Musings Musings Emily

Musings /// Down The Rabbit Hole With Dylan

Emily goes down the rabbit hole of icepacolyptic insanity with a little help from this Dylan Song Snow Guide.

This is my favorite time of year. Due to mother nature’s forced imposition of yin on an action-oriented society, we’ve been cast to our homes, forced to stare at our reflections through a cackle of sun-gleaming icicles. Luckily, Friends is now on Netflix, so there’s a quota on how much introspection one can afford this snowpacolypse. But I’m going to be real with you. I love snowed-in staycations, almost as much as I love debilitating week-long illnesses, like a small case of the flu. Call me crazy. I am. And this is why I love snowpocalypses.

I’m not saying I would ever assume a full on Howard-Hughesian eccentricity, though I did walk out of The Aviator with perhaps a greater sense of understanding than my popcorn-muching movie compatriots. Maybe something a little bit more on the level of J.D. Salinger, where a nice jaunt to the post office just half a mile away would break up my reclusiveness and readjust me in bouts to civilization. Perhaps it is frightening the amount of time one person can spend alone, locked inside an old East Nashville house that bottoms out into an ice-covered park, with nothing but their thoughts to accompany them through the long unveiling hours. Without anyone around to cause undue emotional trauma, thoughts clash, battling against each other in an array of themed arena: Love (does monogamy make sense?), Government (would we be better off breaking into tiny communistic infrastructures), Seat Belts  (always wear your seatbelt.) Eventually, one is claimed victorious, until the ammunition of insanity fires once more.

After finding myself buried deep inside the bleachers, watching these valiant fighters whizz back and forth around me, I usually turn to the one man whose catalogue runs the gammit of potential questions to induce voluntary insanity: Bob Dylan. And so I present to you, the 10 Most Played Dylan Songs to chronicle the deep end.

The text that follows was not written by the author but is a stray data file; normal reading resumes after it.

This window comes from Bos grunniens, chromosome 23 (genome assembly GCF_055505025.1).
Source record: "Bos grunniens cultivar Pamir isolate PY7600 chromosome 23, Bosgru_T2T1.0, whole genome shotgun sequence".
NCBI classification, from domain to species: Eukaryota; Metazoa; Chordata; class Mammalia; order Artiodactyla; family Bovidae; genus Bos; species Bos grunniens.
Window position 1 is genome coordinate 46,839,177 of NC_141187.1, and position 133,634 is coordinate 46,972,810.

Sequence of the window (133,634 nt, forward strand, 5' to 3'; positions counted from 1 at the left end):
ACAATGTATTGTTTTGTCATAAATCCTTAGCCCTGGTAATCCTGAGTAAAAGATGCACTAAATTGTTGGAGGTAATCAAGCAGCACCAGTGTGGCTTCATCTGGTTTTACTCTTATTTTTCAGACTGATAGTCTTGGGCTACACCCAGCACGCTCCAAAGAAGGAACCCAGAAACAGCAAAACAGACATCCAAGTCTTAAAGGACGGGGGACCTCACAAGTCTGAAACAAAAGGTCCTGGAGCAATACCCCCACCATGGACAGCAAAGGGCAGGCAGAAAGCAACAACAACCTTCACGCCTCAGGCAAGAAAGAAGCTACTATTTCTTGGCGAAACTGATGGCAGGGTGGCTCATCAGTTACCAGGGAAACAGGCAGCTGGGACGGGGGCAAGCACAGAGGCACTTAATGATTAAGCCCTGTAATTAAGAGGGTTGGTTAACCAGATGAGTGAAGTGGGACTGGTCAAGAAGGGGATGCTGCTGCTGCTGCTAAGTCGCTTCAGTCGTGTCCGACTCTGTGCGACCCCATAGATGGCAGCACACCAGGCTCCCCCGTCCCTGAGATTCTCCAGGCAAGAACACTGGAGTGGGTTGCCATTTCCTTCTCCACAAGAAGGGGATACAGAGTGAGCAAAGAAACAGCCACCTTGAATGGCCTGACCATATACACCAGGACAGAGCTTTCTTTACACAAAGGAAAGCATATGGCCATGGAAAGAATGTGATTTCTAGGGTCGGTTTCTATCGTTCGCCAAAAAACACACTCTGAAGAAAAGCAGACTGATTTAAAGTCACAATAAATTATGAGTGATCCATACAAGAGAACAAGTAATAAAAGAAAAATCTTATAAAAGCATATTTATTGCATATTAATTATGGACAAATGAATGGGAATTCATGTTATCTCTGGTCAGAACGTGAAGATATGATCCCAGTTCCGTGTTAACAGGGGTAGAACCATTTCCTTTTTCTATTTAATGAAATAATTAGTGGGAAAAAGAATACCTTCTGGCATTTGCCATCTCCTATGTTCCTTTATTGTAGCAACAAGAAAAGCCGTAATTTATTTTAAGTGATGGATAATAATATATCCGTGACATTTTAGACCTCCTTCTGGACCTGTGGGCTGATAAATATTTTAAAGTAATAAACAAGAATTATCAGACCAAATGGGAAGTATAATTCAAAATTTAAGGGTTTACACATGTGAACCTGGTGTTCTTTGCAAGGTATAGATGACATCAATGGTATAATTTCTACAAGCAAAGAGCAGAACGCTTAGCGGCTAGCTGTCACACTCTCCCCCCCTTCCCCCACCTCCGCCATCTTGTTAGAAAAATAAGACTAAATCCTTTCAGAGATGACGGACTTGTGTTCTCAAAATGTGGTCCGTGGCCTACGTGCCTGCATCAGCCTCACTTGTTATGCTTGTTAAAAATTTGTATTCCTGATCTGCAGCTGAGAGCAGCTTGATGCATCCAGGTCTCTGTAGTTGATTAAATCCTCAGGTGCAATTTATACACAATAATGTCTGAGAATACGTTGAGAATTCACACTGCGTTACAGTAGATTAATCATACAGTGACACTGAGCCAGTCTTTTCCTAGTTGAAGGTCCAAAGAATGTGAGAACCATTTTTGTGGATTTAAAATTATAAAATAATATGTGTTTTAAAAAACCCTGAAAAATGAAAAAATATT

1. Stuck Inside Of Mobile With The Memphis Blues Again

This is misleading, because as previously mentioned there is nothing I enjoy more than getting stuck. However, if this were a movie, it would seem like the appropriate opening song.

2. Things Have Changed

With a trucking bass line coated in a outlaw blues, this essential Dylan track was originally written for the 2000 film Wonder Boys. It’s macabre undertones make it the perfect segue into a cinematic roll, exposing  a fear and loathing type chaos and complete detachment from any semblance of reality. After picking apart a thousand different answers to a thousand different questions, watching hell unleash itself in the outside world, the ice storm causes us to retreat, to decelerate our thoughts into the simple conclusion: “people are crazy and the times are strange.” Dylan explains an entropic, apocalyptic world, in which we fall in love with the first person who shows a glimpse of attention just for the sake of the game, where people are too insane and it feels as though we are walking straight to our deaths. Essentially, we are. But as he notes, “The human mind can only stand so much.”